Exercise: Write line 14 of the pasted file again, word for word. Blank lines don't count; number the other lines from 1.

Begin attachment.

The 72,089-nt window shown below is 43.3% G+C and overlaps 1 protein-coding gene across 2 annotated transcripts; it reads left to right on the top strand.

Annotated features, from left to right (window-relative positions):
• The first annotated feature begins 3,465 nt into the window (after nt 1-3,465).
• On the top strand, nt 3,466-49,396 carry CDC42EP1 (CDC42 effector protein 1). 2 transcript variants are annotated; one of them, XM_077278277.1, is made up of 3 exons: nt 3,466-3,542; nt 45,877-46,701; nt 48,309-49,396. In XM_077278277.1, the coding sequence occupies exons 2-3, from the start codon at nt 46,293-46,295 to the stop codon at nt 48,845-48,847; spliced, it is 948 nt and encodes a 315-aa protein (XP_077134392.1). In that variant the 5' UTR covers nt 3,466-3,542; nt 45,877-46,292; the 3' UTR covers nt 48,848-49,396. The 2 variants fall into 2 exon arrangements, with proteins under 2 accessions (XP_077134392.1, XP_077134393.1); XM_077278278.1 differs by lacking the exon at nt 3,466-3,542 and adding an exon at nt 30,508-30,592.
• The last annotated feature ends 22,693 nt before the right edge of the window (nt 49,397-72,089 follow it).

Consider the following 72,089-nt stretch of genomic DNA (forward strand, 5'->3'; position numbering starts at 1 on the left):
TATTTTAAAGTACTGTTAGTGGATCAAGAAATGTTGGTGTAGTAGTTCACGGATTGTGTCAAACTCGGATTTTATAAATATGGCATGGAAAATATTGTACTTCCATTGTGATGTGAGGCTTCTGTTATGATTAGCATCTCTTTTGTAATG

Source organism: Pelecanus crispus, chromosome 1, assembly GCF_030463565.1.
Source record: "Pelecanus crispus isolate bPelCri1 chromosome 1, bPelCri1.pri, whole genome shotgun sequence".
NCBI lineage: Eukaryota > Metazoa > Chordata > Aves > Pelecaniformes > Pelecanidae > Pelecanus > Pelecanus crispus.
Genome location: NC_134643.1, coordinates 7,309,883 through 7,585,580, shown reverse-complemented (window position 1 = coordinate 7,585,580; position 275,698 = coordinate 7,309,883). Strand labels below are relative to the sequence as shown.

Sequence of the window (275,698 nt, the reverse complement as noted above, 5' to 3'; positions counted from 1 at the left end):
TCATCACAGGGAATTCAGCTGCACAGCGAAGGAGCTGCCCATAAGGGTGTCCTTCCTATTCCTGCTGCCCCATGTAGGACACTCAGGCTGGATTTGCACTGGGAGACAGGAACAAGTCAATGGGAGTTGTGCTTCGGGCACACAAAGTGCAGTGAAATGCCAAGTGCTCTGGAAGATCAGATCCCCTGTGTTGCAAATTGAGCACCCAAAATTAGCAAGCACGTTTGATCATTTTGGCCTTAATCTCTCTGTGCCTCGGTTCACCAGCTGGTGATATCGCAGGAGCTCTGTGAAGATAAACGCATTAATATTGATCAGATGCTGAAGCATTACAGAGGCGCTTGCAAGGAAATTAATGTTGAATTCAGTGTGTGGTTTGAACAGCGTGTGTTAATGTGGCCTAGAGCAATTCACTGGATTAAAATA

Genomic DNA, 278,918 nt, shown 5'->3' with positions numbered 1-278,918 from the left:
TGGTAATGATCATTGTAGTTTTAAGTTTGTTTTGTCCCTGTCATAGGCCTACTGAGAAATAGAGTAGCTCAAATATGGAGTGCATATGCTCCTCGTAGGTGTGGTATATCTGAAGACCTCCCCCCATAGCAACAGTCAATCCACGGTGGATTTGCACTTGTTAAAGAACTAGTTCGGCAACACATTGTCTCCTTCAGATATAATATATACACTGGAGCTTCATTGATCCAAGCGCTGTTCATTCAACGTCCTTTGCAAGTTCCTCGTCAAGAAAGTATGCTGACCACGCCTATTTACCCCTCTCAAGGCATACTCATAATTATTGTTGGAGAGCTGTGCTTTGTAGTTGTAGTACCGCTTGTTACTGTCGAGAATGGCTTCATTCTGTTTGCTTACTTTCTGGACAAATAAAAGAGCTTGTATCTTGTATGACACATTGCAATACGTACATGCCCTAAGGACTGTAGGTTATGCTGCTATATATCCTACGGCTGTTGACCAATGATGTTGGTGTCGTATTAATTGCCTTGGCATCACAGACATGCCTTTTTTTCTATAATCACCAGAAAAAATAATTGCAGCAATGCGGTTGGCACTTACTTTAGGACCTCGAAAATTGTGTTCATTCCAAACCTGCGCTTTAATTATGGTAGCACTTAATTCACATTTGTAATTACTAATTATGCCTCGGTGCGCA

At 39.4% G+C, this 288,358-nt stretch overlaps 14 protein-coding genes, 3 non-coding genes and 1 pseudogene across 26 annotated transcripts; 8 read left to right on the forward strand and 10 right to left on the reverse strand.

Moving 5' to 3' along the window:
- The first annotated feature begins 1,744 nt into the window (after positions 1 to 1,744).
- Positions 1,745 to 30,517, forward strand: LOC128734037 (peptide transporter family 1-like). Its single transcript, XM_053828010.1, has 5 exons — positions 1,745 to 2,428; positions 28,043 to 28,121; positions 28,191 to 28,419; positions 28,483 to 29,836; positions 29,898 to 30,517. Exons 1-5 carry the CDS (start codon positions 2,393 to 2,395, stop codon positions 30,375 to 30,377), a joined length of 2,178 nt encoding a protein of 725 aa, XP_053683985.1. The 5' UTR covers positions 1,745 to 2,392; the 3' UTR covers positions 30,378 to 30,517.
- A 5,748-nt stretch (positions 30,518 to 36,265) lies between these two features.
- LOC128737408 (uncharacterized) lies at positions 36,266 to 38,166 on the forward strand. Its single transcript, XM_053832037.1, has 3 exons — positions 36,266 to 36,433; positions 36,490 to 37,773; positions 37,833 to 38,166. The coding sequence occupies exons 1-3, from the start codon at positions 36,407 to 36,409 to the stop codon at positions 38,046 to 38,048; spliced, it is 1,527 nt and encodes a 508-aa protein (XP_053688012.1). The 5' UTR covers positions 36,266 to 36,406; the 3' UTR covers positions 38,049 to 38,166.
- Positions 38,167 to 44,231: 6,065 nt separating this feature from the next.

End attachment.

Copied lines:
Genomic DNA, 278,918 nt, shown 5'->3' with positions numbered 1-278,918 from the left: